It’s not the mosquito’s fault. Malaria is actually caused by the Plasmodium family of parasites, which is carried unwittingly by mosquitoes. And these parasites are tricky foes. Come up with a treatment or vaccine and the few that survive will still breed. But Johns Hopkins biologist Rhoel Dinglasan thinks he may have a way around that: vaccinating mosquitoes instead.
Dinglasan’s team has found that Plasmodium—at a crucial stage in its life cycle—needs to bind to a protein in the mosquito’s gut called AnAPN1. If you block this protein, you block transmission to humans. But how do you treat a mosquito? A teensy needle and steady hands? No. Here’s the clever part: You give people a vaccine against AnAPN1, turning them into living mosquito-treatment factories for years; their immune systems produce antibodies against AnAPN1. When mosquitoes bite vaccinated people, they’ll suck up the antibodies, which block AnAPN1 so that the mosquitoes can no longer pass along the disease. In lab tests, Dinglasan has shown that the antibodies can indeed make mosquitoes benign—although no less annoying.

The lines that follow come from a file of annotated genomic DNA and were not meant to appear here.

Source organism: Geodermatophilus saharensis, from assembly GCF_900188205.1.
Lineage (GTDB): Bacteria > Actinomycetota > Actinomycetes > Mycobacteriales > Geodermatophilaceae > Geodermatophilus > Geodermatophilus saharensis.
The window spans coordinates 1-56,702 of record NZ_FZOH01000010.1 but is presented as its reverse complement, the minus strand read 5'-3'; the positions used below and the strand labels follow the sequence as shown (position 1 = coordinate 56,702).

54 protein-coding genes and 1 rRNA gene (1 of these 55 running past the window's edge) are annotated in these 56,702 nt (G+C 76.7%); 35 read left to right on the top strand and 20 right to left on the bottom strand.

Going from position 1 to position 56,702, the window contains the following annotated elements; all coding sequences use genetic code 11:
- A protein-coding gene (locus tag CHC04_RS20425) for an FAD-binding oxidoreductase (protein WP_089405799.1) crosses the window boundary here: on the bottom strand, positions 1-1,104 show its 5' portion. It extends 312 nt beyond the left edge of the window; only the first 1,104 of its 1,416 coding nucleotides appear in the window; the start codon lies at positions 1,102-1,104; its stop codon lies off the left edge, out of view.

Give someone the vaccine against the mosquito-gut protein AnAPN1.
The person’s immune system produces antibodies against AnAPN1 in his blood.
A mosquito ingests the antibodies, which bind to AnAPN1 and block the malaria-causing parasite Plasmodium.
Plasmodium can’t live in the mosquito gut and, therefore, can’t be transmitted to people.
This article originally appeared in the September 2013 issue of Popular Science.